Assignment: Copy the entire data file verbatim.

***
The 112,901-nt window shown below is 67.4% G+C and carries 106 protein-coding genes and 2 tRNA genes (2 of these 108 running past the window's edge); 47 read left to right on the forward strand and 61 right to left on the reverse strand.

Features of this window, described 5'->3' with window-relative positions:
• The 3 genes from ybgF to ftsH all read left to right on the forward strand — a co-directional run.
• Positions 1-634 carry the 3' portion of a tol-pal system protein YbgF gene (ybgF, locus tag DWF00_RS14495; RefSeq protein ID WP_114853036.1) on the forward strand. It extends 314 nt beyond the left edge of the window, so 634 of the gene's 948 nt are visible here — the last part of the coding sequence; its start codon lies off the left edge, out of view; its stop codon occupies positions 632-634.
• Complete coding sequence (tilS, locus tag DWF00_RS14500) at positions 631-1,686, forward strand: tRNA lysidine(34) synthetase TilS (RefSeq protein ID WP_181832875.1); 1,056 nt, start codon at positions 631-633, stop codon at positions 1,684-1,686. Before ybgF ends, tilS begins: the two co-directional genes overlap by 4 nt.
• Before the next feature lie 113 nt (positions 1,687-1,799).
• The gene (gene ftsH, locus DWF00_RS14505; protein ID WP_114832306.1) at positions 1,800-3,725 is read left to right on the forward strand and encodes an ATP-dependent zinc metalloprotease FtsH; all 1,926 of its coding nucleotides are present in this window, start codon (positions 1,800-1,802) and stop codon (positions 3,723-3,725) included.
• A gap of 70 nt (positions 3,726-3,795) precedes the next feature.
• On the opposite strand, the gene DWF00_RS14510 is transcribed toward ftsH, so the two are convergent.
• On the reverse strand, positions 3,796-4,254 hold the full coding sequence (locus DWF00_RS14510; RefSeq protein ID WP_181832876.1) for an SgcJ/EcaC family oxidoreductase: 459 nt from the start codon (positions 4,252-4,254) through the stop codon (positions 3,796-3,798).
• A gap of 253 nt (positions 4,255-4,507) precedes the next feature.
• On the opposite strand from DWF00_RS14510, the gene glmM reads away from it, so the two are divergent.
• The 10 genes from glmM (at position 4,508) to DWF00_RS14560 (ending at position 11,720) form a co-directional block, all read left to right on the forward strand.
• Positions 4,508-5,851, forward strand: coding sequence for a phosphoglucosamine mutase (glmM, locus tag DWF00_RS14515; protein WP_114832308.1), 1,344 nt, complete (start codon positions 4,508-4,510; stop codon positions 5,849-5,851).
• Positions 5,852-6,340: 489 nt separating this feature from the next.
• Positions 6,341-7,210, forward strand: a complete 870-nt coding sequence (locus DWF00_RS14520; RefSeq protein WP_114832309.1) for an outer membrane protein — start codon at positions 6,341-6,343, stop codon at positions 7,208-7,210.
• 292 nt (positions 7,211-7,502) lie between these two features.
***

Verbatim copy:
The 112,901-nt window shown below is 67.4% G+C and carries 106 protein-coding genes and 2 tRNA genes (2 of these 108 running past the window's edge); 47 read left to right on the forward strand and 61 right to left on the reverse strand.

Features of this window, described 5'->3' with window-relative positions:
• The 3 genes from ybgF to ftsH all read left to right on the forward strand — a co-directional run.
• Positions 1-634 carry the 3' portion of a tol-pal system protein YbgF gene (ybgF, locus tag DWF00_RS14495; RefSeq protein ID WP_114853036.1) on the forward strand. It extends 314 nt beyond the left edge of the window, so 634 of the gene's 948 nt are visible here — the last part of the coding sequence; its start codon lies off the left edge, out of view; its stop codon occupies positions 632-634.
• Complete coding sequence (tilS, locus tag DWF00_RS14500) at positions 631-1,686, forward strand: tRNA lysidine(34) synthetase TilS (RefSeq protein ID WP_181832875.1); 1,056 nt, start codon at positions 631-633, stop codon at positions 1,684-1,686. Before ybgF ends, tilS begins: the two co-directional genes overlap by 4 nt.
• Before the next feature lie 113 nt (positions 1,687-1,799).
• The gene (gene ftsH, locus DWF00_RS14505; protein ID WP_114832306.1) at positions 1,800-3,725 is read left to right on the forward strand and encodes an ATP-dependent zinc metalloprotease FtsH; all 1,926 of its coding nucleotides are present in this window, start codon (positions 1,800-1,802) and stop codon (positions 3,723-3,725) included.
• A gap of 70 nt (positions 3,726-3,795) precedes the next feature.
• On the opposite strand, the gene DWF00_RS14510 is transcribed toward ftsH, so the two are convergent.
• On the reverse strand, positions 3,796-4,254 hold the full coding sequence (locus DWF00_RS14510; RefSeq protein ID WP_181832876.1) for an SgcJ/EcaC family oxidoreductase: 459 nt from the start codon (positions 4,252-4,254) through the stop codon (positions 3,796-3,798).
• A gap of 253 nt (positions 4,255-4,507) precedes the next feature.
• On the opposite strand from DWF00_RS14510, the gene glmM reads away from it, so the two are divergent.
• The 10 genes from glmM (at position 4,508) to DWF00_RS14560 (ending at position 11,720) form a co-directional block, all read left to right on the forward strand.
• Positions 4,508-5,851, forward strand: coding sequence for a phosphoglucosamine mutase (glmM, locus tag DWF00_RS14515; protein WP_114832308.1), 1,344 nt, complete (start codon positions 4,508-4,510; stop codon positions 5,849-5,851).
• Positions 5,852-6,340: 489 nt separating this feature from the next.
• Positions 6,341-7,210, forward strand: a complete 870-nt coding sequence (locus DWF00_RS14520; RefSeq protein WP_114832309.1) for an outer membrane protein — start codon at positions 6,341-6,343, stop codon at positions 7,208-7,210.
• 292 nt (positions 7,211-7,502) lie between these two features.